We spend a lot of time on our phones, so finding time-saving shortcuts can help us get more stuff done or free up some precious minutes to enjoy anything that doesn’t require staring at a screen.
The right Android and iOS shortcut might prevent you from missing your train by helping you send that email faster. Or it might be the difference between missing a memorable moment and snapping it for posterity with your phone’s camera.
There are all kinds of ways to get around your phone more quickly. It’s just a question of finding them and working out which are most useful to you.
Phone gestures and buttons
You’re most likely aware of the key gestures required to get around your phone, but it’s worth double-checking. Did you know you can tap, hold, and swipe down just a touch on any iPhone home screen to bring up the Search bar? It might be quicker for you to find apps, emails or websites this way.
Sticking with iOS, swipe up from the bottom of the screen and hold to see apps you’ve used recently—browse through them or tap on one to jump right to it. With an app open, swipe left or right on the home bar (the thin line at the bottom) to jump between your recently used apps in a flash.
Meanwhile, if you need quick access to the camera from the lock screen you can just swipe from right to left across the display—you don’t have to use the camera icon in the lower right-hand corner. You can also access the camera quickly from the Control Center, via a swipe down from the top right of the screen when the phone is unlocked.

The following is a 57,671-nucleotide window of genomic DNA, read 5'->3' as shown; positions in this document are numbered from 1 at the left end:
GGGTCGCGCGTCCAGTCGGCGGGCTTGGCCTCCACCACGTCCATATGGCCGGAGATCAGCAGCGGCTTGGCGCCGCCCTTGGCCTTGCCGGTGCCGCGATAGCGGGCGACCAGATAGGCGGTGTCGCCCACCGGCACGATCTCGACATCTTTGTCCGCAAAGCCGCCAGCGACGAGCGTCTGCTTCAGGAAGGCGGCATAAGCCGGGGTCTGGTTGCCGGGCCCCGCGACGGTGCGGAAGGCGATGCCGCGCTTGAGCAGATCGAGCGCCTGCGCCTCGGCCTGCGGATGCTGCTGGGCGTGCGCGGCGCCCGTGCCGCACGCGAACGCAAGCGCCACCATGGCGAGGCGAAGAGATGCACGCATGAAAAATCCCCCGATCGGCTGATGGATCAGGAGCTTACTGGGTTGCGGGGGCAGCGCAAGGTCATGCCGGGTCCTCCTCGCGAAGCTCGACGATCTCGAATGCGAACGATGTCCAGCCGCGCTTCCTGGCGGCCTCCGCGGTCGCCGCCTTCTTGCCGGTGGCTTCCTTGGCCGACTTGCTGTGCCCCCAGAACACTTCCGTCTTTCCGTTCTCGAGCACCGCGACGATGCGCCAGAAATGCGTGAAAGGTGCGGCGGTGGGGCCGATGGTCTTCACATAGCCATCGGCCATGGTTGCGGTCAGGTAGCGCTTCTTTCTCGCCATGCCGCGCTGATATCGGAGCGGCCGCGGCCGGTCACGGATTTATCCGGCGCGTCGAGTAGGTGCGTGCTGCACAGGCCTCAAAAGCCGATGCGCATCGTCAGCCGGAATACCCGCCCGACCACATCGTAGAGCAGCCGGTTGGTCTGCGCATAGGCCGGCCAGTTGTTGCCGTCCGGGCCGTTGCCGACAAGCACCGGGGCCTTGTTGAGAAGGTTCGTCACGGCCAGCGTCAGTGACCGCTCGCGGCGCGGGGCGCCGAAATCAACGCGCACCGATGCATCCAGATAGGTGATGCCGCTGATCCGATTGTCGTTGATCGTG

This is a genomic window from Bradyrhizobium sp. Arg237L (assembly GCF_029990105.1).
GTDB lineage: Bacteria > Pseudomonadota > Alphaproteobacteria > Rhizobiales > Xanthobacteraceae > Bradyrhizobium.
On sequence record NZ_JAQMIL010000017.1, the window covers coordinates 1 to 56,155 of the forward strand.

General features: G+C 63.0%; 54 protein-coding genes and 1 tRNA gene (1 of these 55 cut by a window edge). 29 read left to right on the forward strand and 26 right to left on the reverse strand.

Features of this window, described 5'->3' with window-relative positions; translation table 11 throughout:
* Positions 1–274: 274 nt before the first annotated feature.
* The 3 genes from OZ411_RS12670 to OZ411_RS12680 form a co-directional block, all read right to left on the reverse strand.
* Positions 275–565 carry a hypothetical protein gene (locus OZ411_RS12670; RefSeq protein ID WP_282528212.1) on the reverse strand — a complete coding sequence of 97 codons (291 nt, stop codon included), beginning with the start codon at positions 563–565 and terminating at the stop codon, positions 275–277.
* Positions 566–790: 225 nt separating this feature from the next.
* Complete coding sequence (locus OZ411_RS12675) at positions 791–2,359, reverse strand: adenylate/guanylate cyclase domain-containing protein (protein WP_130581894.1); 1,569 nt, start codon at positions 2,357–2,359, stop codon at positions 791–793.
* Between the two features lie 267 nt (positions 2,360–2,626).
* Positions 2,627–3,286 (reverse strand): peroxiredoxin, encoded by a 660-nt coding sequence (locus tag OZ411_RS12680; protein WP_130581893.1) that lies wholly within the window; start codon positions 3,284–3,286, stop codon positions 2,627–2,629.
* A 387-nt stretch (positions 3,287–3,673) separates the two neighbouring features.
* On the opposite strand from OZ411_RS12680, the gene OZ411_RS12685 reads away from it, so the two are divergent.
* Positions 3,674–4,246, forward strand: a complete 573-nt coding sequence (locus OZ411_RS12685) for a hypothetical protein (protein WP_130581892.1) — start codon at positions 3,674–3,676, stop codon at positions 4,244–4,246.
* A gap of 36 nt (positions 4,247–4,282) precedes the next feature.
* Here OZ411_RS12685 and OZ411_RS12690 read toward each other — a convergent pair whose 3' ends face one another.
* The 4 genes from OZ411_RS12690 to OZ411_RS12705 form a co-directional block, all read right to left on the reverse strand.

Most of the iPhone gestures have now been carried over to Android too. On Google-powered devices you can also swipe up from the bottom and hold to see recently used apps, or swipe left or right along the home bar at the foot of the display to quickly jump between open apps.
When it comes to a speedy camera launch, most Android phones let you double-tap the power button to launch the camera. This works on the lock screen, the home screen, and inside any app, so it’s a shortcut you can rely on when you absolutely have to take a photo.
Whether you’re using Android or iOS, there’s one handy zoom gesture you might not know about that works in just about any mapping app (and quite a few other apps too). With one finger, double-tap and hold on the screen, then move your finger up or down to zoom in or out.
Use Google Assistant and Siri
Your phone’s digital assistant isn’t just there to answer questions and serve up trivia—sometimes speaking to your phone will be quicker than typing and swiping on its display.
Whether you have the Google Assistant or Siri, you can manage your network connections by saying “turn Wi-Fi off” or “turn Wi-Fi on,” which works with Bluetooth, too. You can also launch the camera app on Android and iOS by saying “take a picture” (on Android, the timer will be automatically on and the app will snap the picture after 3 seconds).
Google Assistant and Siri can also help you get around your apps—just ask them to open the one you want. Some apps support more direct commands, saving you a lot of time tapping and scrolling. Spotify is a good example, and commands such as “Play my daily mix on Spotify” will work on both Android and iOS.